Wednesday, December 26, 2012

CAFC Affirms TTAB in WINNIE-THE-POOH Summary Judgment on Collateral Estoppel

In a precedential decision, a divided panel of the CAFC affirmed the TTAB's entry of summary judgment in a consolidated proceeding (eleven oppositions and one cancellation) involving trademark rights in various Winnie-the-Pooh marks. The Board ruled (here) that collateral estoppel barred SSI from re-litigating the issue of ownership, and that absent ownership, SSI's claims for likelihood of confusion, dilution, and fraud must fail. Stephen Slesinger, Inc. v. Disney Enterprises, Inc., 105 U.S.P.Q.2d 1472 (Fed. Cir. 2012) [precedential]. [mp3 of oral argument here].

This case is a chapter in a long-running dispute concerning rights arising out of the works of A.A. Milne. The TTAB proceeding involved only the registrability of certain trademarks relating to those works. The controversy centers around a 1983 agreement between the parties. SSI claimed that certain rights in the Winnie-the-Pooh works were reserved to it by the agreement, whereas Disney maintained that the agreement assigned all of SSI's ownership rights (including trademark rights) to Disney.

At the TTAB, Disney moved to dismiss all of SSI's claims on the ground that SSI is collaterally estopped from re-litigating the issue of ownership of the marks because that issue was decided in 2009 in a civil action between the parties in the U.S. District Court for the Central District of California. The district court found that Slesinger granted its rights to Disney and "may not now claim infringement of any retained rights."

SSI argued that the district court did not actually decide the that issue, and further that any such determination was not necessary to the district court's judgment. It asserted that the court decided only whether Disney's uses were authorized, without having to reach the issue of whether there was an assignment or a mere license of the rights.

The Board, treating the motion as one for summary judgment, found that collateral estoppel barred Slesinger’s claims and it granted Disney’s motion.

The CAFC panel majority observed that the Board’s decision to grant summary judgement is reviewed without deference. The appellate court observed that collateral estoppel requires four elements: (1) a prior action presents an identical issue; (2) the prior action actually litigated and adjudged that issue; (3) the judgment in that prior action necessarily required determination of the identical issue; and (4) the prior action featured full representation of the estopped party.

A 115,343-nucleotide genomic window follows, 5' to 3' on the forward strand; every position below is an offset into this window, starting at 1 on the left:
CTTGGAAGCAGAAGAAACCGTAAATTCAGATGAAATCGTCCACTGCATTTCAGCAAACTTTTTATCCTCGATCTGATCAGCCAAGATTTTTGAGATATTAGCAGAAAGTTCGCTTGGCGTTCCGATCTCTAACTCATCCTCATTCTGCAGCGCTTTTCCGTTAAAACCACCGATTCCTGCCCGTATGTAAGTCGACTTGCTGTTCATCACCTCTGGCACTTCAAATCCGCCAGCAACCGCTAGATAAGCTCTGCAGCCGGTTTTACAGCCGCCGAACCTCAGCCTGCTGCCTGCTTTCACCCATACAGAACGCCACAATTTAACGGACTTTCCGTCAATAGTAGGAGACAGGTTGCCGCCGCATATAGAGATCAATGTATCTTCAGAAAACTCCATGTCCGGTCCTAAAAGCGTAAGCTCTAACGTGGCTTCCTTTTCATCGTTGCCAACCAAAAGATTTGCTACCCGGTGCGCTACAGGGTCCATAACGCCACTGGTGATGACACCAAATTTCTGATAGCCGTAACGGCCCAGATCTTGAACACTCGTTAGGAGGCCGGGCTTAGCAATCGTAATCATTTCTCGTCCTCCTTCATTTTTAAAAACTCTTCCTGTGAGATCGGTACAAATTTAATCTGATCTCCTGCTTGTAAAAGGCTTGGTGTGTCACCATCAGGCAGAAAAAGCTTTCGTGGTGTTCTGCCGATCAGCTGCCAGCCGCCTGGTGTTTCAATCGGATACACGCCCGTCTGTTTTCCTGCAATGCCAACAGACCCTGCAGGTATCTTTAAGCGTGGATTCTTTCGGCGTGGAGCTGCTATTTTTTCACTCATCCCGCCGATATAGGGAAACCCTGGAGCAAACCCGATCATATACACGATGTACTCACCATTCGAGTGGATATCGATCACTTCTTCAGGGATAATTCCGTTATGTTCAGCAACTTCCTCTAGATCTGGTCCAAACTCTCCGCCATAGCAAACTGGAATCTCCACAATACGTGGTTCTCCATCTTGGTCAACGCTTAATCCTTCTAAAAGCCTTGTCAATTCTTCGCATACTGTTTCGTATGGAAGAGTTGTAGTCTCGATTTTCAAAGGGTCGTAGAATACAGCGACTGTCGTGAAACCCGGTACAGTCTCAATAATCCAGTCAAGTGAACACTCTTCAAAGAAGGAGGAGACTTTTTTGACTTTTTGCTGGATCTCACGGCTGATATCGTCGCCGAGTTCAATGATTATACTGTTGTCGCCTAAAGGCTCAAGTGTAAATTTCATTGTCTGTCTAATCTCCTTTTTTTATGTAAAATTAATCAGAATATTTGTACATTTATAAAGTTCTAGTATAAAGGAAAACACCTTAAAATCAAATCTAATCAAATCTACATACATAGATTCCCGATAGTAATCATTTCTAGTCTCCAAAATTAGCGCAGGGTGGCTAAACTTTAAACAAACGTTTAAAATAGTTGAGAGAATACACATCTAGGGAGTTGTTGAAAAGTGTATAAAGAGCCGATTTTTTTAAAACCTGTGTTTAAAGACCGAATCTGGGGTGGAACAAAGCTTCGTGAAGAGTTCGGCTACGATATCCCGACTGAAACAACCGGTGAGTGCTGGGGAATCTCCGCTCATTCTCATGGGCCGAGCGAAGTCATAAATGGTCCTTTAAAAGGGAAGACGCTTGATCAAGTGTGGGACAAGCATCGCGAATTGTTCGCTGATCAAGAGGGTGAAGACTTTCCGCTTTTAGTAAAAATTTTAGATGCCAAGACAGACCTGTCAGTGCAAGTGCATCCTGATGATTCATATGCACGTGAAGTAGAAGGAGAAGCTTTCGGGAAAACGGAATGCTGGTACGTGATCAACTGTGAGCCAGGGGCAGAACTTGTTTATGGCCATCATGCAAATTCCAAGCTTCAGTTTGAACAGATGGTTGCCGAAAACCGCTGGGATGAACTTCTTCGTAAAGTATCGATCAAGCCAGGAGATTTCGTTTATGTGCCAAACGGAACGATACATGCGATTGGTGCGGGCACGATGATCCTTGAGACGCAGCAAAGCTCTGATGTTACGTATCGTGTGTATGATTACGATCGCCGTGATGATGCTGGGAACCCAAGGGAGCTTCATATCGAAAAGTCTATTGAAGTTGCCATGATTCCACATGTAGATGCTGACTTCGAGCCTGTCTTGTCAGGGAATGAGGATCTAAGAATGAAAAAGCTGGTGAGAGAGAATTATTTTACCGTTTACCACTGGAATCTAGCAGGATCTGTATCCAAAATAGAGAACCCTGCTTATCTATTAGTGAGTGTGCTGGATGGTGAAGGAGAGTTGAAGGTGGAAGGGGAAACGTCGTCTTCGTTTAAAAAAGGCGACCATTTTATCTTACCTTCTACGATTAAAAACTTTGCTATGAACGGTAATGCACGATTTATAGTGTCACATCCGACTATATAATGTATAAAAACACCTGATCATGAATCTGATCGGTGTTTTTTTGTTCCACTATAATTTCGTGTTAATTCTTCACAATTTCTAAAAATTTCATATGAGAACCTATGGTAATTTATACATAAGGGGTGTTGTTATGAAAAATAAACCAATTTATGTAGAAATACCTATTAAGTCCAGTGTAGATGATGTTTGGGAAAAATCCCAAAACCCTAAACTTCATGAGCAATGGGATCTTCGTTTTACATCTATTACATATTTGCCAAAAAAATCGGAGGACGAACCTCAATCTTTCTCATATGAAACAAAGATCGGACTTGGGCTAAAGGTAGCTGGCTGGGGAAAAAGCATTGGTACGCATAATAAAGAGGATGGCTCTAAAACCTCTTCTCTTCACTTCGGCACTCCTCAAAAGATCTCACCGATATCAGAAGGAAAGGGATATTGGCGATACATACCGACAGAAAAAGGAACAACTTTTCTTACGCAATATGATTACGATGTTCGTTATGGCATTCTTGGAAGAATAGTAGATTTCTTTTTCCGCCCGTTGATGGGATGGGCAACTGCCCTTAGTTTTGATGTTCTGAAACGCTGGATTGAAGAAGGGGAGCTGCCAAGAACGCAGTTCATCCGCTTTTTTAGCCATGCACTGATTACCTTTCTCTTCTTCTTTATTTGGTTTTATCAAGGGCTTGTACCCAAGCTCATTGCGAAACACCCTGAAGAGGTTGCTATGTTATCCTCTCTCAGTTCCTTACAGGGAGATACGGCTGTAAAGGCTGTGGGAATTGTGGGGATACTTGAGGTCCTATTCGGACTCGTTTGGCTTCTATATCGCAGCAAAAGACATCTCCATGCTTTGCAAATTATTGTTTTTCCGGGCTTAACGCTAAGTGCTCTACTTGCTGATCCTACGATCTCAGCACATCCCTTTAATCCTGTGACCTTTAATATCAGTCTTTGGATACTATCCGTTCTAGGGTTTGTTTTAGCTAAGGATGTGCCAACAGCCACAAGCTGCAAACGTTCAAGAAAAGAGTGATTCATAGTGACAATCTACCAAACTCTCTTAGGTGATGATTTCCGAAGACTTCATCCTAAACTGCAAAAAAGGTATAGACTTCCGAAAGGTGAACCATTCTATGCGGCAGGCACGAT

SSI conceded that the first and fourth factors were satisfied. As to the second factor, SSI maintained that the district court failed to consider properly the scope of the 1983 agreement, noting for example that the district court did not use the word "assignment." The CAFC concluded otherwise. It agreed with the Board's statement that "[t]he clear wording of the district court’s order does not support SSI’s contention that the decision was focused only on whether a particular array of uses by Disney of the POOH works was authorized." Moreover, as the Board concluded, the "unambiguous nature of the contracts is strongly supported by the conduct of the parties over the nearly 50 years of their relationship." Both SSI and Disney parties treated the agreements as a complete assignment of  rights to Disney. "With such a clear explanation that Slesinger conveyed all rights completely to Disney, it is immaterial that the district court used the terms 'transfer' and 'grant' rather than 'assignment.'"

With regard to the third factor, the CAFC found the district court’s ruling to be neither incidental nor collateral. It directly addressed SSI's ownership interest in the Pooh rights, and that evaluation was "clearly an essential element of the judgment." The district court had to decide the issue of ownership before taking up the issue of whether Disney’s uses of the marks were infringing. It was also essential to determine ownership before considering SSI's request to correct the subject registrations to Slesinger’s name.

Therefore, the CAFC agreed with the Board that collateral estoppel applied, and it affirmed the Board's decision.

Circuit Judge Reyna dissented, maintaining that the district court did not decide ownership of the trademarks, and furthermore that a decision on ownership was not necessary to the district court’s decision concerning trademark infringement. In a nutshell, Judge Reyna asserted that the district court "was asked to resolve whether the transfer effected a license (for use), or an assignment (sale) of the trademarks." The court could have decided that Disney had a license to use the mark, and therefore was not an infringer. "The district court’s failure to definitively and expressly state whether the transfer was a license or assignment is striking and illuminating," and there is a reasonable doubt as to whether the district court decided that issue.

Moreover, Disney did not have to be an owner of the marks to avoid the infringement claim. "[O]wnership of the Pooh trademarks was not the only rational basis on which a fact finder could find non-infringement. An equally rational basis is that Disney was an authorized user under a license. It follows that collateral estoppel cannot apply."

There, Judge Reyna concluded that the TTAB had erred.

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Text Copyright John L. Welch 2012.


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